Volunteers sought as demand grows

West Valley food banks seek helpers to feed home-bound seniors


Area food banks just got a double whammy — the need for help skyrocketing while available volunteers dwindle.

Jesse Ramirez, founder of Valley View Community Food Bank, said demand for emergency food assistance through his organization has doubled since the COVID-19 outbreak, while the ranks of regular volunteers have been nearly depleted.

“We’ve been seeing probably double the usual amount of people and we need volunteers. We had 36 that are regular volunteers call out because they’re elderly and they’re going to wait until all this passes by,” Mr. Ramirez said. “So, were calling on families and churches and groups that can come out to volunteer.”

While those who must continue to shelter in place, opportunities remain for others seeking to lend a hand in the community, he said.

Volunteer shifts are available 9 a.m.-11 a.m. and 11 a.m.-1 p.m. on weekdays at the food banks locations: 12030 N. Clubhouse Square, Youngtown; and 10771 W. Peoria Ave., Sun City.

To help with social distancing and prevent community spread, the food bank limits the number of volunteers on any given shift to a dozen maximum, Mr. Ramirez said.

The group also seeks donations of food and money to continue their mission.

“Any monetary donations will by bulk stuff, like rice, beans, pasta and cereal,” he added. “But food donations are critical right now.”

Call 623-933-3358 for help; or to learn about volunteer opportunities or to how to donate.

Learn more at feedingaz.org.

Community needs

Seth Dyson, director of the city of Surprise’s Human Service & Community Vitality department, highlighted the need for community support as agencies across the Valley struggle to meet the growing demand for assistance.

“We do have a need for volunteers in our region, especially to support our food banks and our senior programs. Many non-profits who are on the front lines need financial donations now more than ever, too” Mr. Dyson said. “At times like these, many feel called to serve their neighbors and their communities.”

He said he’s heard from many nonprofits, who are also struggling to find helpers right now.

“My understanding is that the food banks still need volunteers,” Mr. Dyson said. “According to St. Mary’s, they are down 70% volunteer helpers. Our Surprise St. Mary’s location wants people to call first before showing up so they can plan for safe volunteerism opportunities.”

Call St. Mary’s at 602-242-3663 or visit firstfoodbank.org.

The Arizona Food Bank Network provides a list of local food banks at: azfoodbanks.org.

For those in need and those seeking to serve alike, city officials have also provided a one-stop guide for resources across the Valley.

Officials from Surprise and Peoria teamed up in 2018 to produce the Community Resource Guide, a 44-page document, which compiles information and contact numbers for hundreds of local assistance programs.

Download the free PDF document.

Mr. Dyson said for those staying at home, there is still another valuable service they can perform: pick up the phone.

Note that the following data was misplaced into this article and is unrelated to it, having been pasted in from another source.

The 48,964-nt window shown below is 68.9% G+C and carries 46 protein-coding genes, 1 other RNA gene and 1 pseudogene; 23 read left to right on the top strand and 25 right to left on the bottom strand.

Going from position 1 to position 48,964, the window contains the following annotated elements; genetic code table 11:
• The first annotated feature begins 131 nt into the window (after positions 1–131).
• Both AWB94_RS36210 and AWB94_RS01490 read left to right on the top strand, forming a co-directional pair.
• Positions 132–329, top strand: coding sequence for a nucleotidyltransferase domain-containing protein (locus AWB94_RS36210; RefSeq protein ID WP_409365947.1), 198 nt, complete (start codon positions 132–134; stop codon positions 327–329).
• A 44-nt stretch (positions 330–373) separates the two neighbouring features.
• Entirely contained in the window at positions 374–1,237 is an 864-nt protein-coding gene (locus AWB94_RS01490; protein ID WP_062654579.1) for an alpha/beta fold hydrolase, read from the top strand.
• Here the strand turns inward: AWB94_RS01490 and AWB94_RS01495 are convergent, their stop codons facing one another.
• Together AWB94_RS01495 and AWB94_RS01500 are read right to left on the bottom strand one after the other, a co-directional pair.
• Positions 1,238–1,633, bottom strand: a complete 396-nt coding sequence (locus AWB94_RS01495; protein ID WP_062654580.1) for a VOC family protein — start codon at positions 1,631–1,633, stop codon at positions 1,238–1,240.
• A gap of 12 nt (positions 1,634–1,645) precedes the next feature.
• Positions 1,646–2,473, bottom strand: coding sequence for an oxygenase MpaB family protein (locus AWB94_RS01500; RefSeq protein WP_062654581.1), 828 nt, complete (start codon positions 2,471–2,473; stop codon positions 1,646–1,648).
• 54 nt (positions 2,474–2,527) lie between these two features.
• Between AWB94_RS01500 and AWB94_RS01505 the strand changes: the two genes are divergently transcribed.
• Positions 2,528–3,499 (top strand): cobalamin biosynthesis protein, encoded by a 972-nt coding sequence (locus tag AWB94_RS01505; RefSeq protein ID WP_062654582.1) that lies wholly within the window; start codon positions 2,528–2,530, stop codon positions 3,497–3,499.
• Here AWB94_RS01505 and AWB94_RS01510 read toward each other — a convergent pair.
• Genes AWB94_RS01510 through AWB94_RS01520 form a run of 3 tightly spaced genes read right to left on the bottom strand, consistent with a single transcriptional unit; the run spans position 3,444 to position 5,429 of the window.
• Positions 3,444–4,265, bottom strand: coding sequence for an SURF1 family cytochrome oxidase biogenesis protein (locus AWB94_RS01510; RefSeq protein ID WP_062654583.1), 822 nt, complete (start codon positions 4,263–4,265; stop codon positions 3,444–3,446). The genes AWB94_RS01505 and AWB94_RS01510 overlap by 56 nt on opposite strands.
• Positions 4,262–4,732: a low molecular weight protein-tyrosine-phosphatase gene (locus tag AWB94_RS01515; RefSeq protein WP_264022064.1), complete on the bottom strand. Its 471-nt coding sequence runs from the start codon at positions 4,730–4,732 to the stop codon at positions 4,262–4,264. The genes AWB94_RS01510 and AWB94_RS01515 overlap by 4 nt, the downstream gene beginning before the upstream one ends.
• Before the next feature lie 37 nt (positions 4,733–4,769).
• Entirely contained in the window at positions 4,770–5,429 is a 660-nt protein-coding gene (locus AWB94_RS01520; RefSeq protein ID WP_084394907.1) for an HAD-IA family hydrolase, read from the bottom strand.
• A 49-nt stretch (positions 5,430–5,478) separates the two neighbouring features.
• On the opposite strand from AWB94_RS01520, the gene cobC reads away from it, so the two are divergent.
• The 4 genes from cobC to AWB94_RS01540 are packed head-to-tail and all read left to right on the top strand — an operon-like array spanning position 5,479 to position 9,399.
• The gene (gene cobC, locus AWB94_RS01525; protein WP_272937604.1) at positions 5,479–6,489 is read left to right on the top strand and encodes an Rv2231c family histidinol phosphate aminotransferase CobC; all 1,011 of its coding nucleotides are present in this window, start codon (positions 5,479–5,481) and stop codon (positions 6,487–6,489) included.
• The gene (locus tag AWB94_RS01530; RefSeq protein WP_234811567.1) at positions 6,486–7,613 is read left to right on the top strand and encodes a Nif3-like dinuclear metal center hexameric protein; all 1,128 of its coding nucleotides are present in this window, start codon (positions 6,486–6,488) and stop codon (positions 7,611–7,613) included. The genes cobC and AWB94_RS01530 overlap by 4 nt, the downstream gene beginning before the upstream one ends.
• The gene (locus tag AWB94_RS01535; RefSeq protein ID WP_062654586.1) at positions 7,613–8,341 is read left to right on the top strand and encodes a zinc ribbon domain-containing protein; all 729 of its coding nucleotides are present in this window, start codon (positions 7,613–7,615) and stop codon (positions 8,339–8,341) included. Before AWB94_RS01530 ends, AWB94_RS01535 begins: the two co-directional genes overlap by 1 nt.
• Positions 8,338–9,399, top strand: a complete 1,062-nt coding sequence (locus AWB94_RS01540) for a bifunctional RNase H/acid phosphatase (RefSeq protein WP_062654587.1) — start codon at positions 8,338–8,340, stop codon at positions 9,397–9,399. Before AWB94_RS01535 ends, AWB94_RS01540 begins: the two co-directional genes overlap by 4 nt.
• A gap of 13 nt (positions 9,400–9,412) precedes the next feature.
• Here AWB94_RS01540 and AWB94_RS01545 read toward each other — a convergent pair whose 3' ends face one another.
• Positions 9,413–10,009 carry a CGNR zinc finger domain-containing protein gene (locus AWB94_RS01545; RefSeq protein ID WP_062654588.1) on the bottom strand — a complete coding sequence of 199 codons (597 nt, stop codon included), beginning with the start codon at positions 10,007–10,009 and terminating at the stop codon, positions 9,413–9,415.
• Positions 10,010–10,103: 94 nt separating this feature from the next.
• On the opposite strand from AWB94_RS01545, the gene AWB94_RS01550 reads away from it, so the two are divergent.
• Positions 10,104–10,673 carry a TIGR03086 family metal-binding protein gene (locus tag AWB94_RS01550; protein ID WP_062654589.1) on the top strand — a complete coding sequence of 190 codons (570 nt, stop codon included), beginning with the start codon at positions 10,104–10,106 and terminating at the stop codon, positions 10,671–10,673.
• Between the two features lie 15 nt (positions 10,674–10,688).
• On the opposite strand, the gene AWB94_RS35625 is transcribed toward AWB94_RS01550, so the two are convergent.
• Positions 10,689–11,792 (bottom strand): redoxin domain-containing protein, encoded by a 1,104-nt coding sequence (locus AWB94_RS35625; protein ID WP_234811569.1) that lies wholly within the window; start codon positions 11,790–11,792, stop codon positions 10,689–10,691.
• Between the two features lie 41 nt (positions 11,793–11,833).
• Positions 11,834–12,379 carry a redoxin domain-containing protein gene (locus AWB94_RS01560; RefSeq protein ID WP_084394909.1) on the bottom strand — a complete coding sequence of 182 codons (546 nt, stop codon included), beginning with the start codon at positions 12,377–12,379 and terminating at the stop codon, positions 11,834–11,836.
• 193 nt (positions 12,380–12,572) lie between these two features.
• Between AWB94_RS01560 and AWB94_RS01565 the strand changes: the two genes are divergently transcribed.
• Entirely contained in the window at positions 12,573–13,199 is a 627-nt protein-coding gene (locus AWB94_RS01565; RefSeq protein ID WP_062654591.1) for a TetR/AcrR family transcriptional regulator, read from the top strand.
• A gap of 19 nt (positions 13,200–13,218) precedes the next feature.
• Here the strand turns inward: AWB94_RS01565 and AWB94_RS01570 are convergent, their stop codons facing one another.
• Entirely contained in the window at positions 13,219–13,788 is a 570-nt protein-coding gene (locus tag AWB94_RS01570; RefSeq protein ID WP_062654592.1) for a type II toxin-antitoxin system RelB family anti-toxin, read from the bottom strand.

“While adhering to CDC directives, we encourage healthy and safe volunteerism,” he said. “I’d encourage people to call their friends, families and neighbors to do check-ins. This, too, is providing a much-needed service from the safety of their own home.”

Other help offered

Another local service group put out a call for help last week when some of their usually dependable volunteers needed to stay home instead.

“Many of our volunteers have either returned to their second homes or are choosing to isolate,” explained Taylor Gurney, marketing director for Benevilla, a nonprofit that serves West Valley seniors. “Some of our volunteers may actually now be in need of our services themselves and we anticipate an increase in this if this continues over a long period of time.”

Before the COVID-19 outbreak, nearly three-quarters of Benevilla volunteers were 55 or older. Many of those volunteers have followed the advice of health organizations and Gov. Doug Ducey, among many others, to stay at home.

While demand for services has increased, following a generous response to a call for volunteers last week, the group appears to have found all the help they need for now.

But while they may have enough volunteers, they want the community to know Benevilla is still ready to assist those in need, Ms. Gurney stated.

“We are no longer in need of volunteers with the influx of community support we have received,” she stated. “However, we now need more than ever to get the word out that we are still here and still able to help seniors in our community.”

“Volunteer help with grocery shopping and delivery, meal delivery and phone pals to keep spirits up and help prevent isolation,” Ms. Gurney stated. “With the Benevilla Phone Pals program, volunteers have the opportunity to impact a life from the comfort and safety of their own home. Seniors can be isolated and lonely, even more in times like these, and just want a friendly voice on the line to chat with.”

Among other options, Benevilla provides in-home services — such as shopping assistance, meal delivery and check-in calls to area seniors, including those in El Mirage, Peoria, Surprise, Sun City West, Youngtown, Avondale, Buckeye and Tolleson.

Ms. Gurney said her group can also help volunteers find other organizations that need helpers.

“These services can help ease the burden and worries of family members caring for loved ones and ensure older adults with no family support are not left isolated, alone and in need of every day essentials. If you know a senior in need, please encourage them to call us at 623-584-4999,” she stated. “If a community member would still like to volunteer, please give us a call and we would be happy to connect them with other community organizations that are in need.”

Learn more at benevilla.org.